Helicobacter pylori is the most common bacterium responsible for causing stomach ulcers. The most common route for this infection is either oral-to-oral or fecal-to-oral contact. The following article provides information about the various causes, symptoms, and treatment options available for this condition.
Helicobacter pylori is a gram-negative bacterium that inhabits the gastrointestinal tract of humans, especially the stomach and small intestine. It is aerophilic in nature, i.e., it requires oxygen for survival. There are numerous strains of this bacterium, all of which have the potential to convert from helix to coccoid form. In about 80% cases, H. pylori does not cause any significant symptoms. It is estimated that over half of the world’s population harbor this bacterium in the digestive system. In some cases this bacterium may cause stomach and duodenal ulcers, non-ulcer dyspepsia, stomach cancer, and gastric mucosa-associated lymphoid tissue lymphoma.
Causes and Symptoms
According to various studies the majority of Helicobacter pylori infection cases occur during childhood. It is more common in developing countries; people residing in crowded and unsanitary areas are at a higher risk of developing this infection. Contaminated food and water are major causes of this infection. This infection is contagious and can spread from one infected person to another via close contact and exposure to vomit and stools.
In most of the cases, patients do not develop any symptoms. The reason behind this is not known, but it is believed that some people have in born resistance to the symptoms of this infection. In other cases, this infection causes mild inflammation of the mucosa lining of the stomach and duodenum. This in turn reduces the ability to cope with the acid secreted by the stomach. Hence, patients with this infection manifest signs of digestive problems. Some of the noticeable symptoms are abdominal pain, flatulence, gastritis, and peptic ulcers. In kids, the symptoms may include nausea, vomiting, blood in the vomit, and stomach pain. As these symptoms are more or less similar to other health problems, correct diagnosis is necessary for proper treatment of this condition. In some cases, chronic H. pylori infection can lead to stomach cancer.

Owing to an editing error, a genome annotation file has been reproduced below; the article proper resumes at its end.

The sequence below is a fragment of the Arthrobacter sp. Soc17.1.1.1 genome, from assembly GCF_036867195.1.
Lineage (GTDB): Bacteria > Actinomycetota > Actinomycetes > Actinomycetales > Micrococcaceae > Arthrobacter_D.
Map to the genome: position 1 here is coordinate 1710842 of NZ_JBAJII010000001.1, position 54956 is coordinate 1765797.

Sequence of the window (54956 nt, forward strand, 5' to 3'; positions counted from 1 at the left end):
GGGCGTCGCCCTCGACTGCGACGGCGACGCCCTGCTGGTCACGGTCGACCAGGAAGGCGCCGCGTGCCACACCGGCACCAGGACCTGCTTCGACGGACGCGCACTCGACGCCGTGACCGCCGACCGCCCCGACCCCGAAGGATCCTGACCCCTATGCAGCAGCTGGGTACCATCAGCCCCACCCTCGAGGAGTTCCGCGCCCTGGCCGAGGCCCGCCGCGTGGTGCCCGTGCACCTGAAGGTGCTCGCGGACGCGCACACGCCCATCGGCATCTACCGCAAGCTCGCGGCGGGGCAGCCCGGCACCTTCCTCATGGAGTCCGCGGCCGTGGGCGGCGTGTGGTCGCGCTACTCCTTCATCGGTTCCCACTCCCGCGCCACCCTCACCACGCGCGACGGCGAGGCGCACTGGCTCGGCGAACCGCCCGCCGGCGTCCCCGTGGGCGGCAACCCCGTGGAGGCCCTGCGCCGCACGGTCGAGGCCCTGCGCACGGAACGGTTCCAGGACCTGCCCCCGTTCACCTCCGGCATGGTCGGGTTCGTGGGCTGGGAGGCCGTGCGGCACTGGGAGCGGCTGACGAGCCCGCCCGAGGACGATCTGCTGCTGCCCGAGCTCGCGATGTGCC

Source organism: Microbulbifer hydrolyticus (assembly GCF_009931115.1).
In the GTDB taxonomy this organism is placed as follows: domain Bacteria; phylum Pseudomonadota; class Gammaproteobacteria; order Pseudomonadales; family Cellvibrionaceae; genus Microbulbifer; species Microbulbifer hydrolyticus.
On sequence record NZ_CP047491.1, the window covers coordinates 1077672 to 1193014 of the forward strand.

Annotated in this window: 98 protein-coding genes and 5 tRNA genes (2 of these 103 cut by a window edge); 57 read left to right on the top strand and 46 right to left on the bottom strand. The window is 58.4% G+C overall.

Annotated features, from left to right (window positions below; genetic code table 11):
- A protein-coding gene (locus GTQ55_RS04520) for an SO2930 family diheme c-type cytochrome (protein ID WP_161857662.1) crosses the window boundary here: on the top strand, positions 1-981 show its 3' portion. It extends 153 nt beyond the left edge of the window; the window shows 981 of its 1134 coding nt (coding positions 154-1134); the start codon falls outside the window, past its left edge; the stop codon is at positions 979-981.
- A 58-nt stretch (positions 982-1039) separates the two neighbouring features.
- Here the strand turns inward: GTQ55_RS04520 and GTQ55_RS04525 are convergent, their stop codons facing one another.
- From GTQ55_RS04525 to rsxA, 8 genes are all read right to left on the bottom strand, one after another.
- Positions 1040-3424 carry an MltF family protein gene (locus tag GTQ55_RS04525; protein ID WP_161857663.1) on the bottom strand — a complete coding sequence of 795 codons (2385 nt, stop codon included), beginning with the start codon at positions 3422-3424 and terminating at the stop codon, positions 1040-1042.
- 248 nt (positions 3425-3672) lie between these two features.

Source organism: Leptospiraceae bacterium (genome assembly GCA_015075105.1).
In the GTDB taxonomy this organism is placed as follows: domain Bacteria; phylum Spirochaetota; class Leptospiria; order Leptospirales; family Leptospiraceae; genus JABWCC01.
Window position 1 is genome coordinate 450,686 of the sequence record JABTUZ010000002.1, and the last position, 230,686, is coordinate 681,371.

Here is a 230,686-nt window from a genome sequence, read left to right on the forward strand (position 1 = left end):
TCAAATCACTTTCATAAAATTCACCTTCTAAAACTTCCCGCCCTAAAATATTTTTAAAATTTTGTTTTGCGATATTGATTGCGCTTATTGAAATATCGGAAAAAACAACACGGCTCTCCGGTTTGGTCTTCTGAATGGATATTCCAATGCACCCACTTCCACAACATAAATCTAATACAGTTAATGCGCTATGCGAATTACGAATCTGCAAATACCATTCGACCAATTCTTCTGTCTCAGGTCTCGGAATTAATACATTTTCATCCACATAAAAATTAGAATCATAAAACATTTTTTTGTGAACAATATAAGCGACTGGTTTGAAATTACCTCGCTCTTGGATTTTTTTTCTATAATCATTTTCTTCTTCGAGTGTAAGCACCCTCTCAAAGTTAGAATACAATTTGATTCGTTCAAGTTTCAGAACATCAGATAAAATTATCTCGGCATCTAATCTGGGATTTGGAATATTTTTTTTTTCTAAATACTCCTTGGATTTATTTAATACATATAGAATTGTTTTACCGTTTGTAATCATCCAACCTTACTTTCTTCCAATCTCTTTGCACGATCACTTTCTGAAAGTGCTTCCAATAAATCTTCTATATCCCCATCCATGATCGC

Diagnosis and Treatment
Helicobacter pylori infection is diagnosed after conducting laboratory tests such as blood tests, stool analysis, and endoscopic biopsy of the stomach and intestinal lining. An individual is diagnosed with this infection, if the result of the blood tests show presence of antibiotics generated by the body against this bacterium. Another effective and quick method is the urea breath test (UBT), in which an individual is administered a capsule that contains radioactive urea in minute amount. H. pylori has the ability to break down the urea present in the body into carbon dioxide. This carbon dioxide is eliminated from the body though breath. So, a few minutes after the consumption of this capsule, the exhaled air is examined for presence of radioactive carbon dioxide. If the exhaled air contains radioactive carbon dioxide, it indicates that the individual is actively infected with H. pylori.
This bacterial infection is treated by administration of antibiotics in doses recommended by the physician. Since bacteria develop resistance after being exposed to a particular antibiotic, the physician may prescribe combination of two or more antibiotics to avoid this complication. For immediate relief from the ulcer symptoms, over-the-counter antacids and other acid-suppressive medications (for lowering the acid secretions) can be prescribed.
One should complete the full course of antibiotics recommended by the physician, otherwise there may be chances of recurrent infection. After completion of the treatment course, the patient should opt for follow-up visits to check whether the bacterium has been eradicated or not. It is advisable to maintain personal hygiene and cleanliness to prevent this infection.